Jacksonian populism is only intermittently concerned with foreign policy, and indeed it is only intermittently engaged with politics more generally. It took a particular combination of forces and trends to mobilize it this election cycle, and most of those were domestically focused. In seeking to explain the Jacksonian surge, commentators have looked to factors such as wage stagnation, the loss of good jobs for unskilled workers, the hollowing out of civic life, a rise in drug use—conditions many associate with life in blighted inner cities that have spread across much of the country. But this is a partial and incomplete view. Identity and culture have historically played a major role in American politics, and 2016 was no exception. Jacksonian America felt itself to be under siege, with its values under attack and its future under threat. Trump—flawed as many Jacksonians themselves believed him to be—seemed the only candidate willing to help fight for its survival.

For Jacksonian America, certain events galvanize intense interest and political engagement, however brief. One of these is war; when an enemy attacks, Jacksonians spring to the country’s defense. The most powerful driver of Jacksonian political engagement in domestic politics, similarly, is the perception that Jacksonians are being attacked by internal enemies, such as an elite cabal or immigrants from different backgrounds. Jacksonians worry about the U.S. government being taken over by malevolent forces bent on transforming the United States’ essential character. They are not obsessed with corruption, seeing it as an ineradicable part of politics. But they care deeply about what they see as perversion—when politicians try to use the government to oppress the people rather than protect them. And that is what many Jacksonians came to feel was happening in recent years, with powerful forces in the American elite, including the political establishments of both major parties, in cahoots against them.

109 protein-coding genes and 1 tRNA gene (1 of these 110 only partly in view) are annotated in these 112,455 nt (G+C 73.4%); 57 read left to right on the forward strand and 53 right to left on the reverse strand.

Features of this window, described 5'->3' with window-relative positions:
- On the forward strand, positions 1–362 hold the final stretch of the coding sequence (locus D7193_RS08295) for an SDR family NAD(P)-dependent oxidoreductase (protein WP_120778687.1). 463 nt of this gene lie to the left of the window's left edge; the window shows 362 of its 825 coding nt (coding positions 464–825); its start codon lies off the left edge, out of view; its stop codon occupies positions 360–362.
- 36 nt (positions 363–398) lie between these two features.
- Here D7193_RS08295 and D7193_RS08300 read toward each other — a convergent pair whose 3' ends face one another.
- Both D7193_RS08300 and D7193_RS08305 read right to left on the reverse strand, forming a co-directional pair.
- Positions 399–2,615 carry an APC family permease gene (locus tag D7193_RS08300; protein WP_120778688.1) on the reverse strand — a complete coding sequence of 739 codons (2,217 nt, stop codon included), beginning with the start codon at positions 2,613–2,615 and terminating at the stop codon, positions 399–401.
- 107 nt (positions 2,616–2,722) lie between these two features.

Many Jacksonians came to believe that the American establishment was no longer reliably patriotic, with “patriotism” defined as an instinctive loyalty to the well-being and values of Jacksonian America. And they were not wholly wrong, by their lights. Many Americans with cosmopolitan sympathies see their main ethical imperative as working for the betterment of humanity in general. Jacksonians locate their moral community closer to home, in fellow citizens who share a common national bond. If the cosmopolitans see Jacksonians as backward and chauvinistic, Jacksonians return the favor by seeing the cosmopolitan elite as near treasonous—people who think it is morally questionable to put their own country, and its citizens, first.

Jacksonian distrust of elite patriotism has been increased by the country’s selective embrace of identity politics in recent decades. The contemporary American scene is filled with civic, political, and academic movements celebrating various ethnic, racial, gender, and religious identities. Elites have gradually welcomed demands for cultural recognition by African Americans, Hispanics, women, the LGBTQ community, Native Americans, Muslim Americans. Yet the situation is more complex for most Jacksonians, who don’t see themselves as fitting neatly into any of those categories.